Exhibition highlighting British leaders' role in developing Seychelles opens
The exhibition showcases the different civil commissioners and governors who worked in Seychelles from 1811 to 1976. (Jude Morel, Seychelles News Agency)
(Seychelles News Agency) - Have you ever wondered what Seychelles would be like today if it had not been under British colonial rule? An exhibition that opened Thursday at the National Archives might help you with the answer.
The exhibition showcases the different civil commissioners and governors who worked in Seychelles from 1811 to 1976. The period was chosen because it was an important one in terms of structural development and economic growth for the island nation.
Ruby Valentin, the assistant archivist, said that it was also during the early 18th century that the term civil commissioners were used.
“We have showcased all civil commissioners and governors who worked here when we were under administration. Some of them have made significant contributions," Valentin said.
|The National Archives says that through this exhibition they are raising awareness on how rich the Seychelles history is. (Jude Morel, Seychelles News Agency) Photo License: CC-BY|
Many of the British civil commissioners and governors in that period were credited with having played a big role in transforming the lives and improving the standard of living of the islanders. These included the buildings of dams and water reservoirs, hospitals and other infrastructures. They also helped with social reforms and reform in the justice system such as the abolition of the death penalty.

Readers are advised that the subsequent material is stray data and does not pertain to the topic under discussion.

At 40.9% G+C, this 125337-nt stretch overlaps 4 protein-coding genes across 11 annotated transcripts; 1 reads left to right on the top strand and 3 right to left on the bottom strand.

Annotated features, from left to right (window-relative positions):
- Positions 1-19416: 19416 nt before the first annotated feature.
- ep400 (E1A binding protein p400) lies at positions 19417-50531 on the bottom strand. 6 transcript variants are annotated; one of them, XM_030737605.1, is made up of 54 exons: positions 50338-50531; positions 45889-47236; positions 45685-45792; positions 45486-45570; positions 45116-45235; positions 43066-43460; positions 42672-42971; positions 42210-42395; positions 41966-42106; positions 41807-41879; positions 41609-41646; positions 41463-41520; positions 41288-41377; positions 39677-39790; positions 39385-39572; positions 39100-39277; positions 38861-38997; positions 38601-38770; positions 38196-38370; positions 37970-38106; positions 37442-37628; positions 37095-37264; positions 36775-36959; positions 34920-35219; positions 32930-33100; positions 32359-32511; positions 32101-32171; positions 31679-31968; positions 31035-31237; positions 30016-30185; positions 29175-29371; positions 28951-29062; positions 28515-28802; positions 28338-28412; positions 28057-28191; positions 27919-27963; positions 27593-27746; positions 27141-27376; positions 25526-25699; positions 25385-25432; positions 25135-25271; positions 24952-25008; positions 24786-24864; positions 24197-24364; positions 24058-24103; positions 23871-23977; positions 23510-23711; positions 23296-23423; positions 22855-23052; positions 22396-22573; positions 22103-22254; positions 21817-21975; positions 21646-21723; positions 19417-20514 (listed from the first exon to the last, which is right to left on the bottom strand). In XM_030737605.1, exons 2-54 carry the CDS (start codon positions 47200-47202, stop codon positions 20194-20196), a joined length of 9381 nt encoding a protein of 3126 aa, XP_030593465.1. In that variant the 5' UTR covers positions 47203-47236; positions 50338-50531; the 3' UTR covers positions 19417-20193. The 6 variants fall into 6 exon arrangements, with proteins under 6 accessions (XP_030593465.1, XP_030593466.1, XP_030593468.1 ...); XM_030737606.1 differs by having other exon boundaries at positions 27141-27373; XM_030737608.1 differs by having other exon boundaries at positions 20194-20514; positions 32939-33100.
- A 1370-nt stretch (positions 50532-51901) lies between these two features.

The names highlighted are Ernest Bickham Sweet Escott, responsible for education reforms in 1903; Edward Davidson, who commissioned the building of the Governor’s House today known as State House; Joseph Alloysius, who was in office in 1926 when Victoria first got electricity; Percy Selwyn Clarke, who opened the first Seychelles College; and Gordon James Lethem, who had the clock tower painted in silver.
The last serving governor was Sir Collin Hamilton Allan, who appointed the late James Mancham as Prime Minister when Seychelles, an archipelago in the western Indian Ocean, gained independence in June 1976.
The National Archives says that through this exhibition they are raising awareness on how rich the Seychelles history is and encouraging students to make use of the service, which is a gateway to research on the Seychellois people and their islands.
The exhibition is open until the end of March.
|SNA presents a collection of some of the past British Governors who worked in Seychelles during the British colonial (Joe Laurence, Seychelles News Agency) Photo License: CC-BY|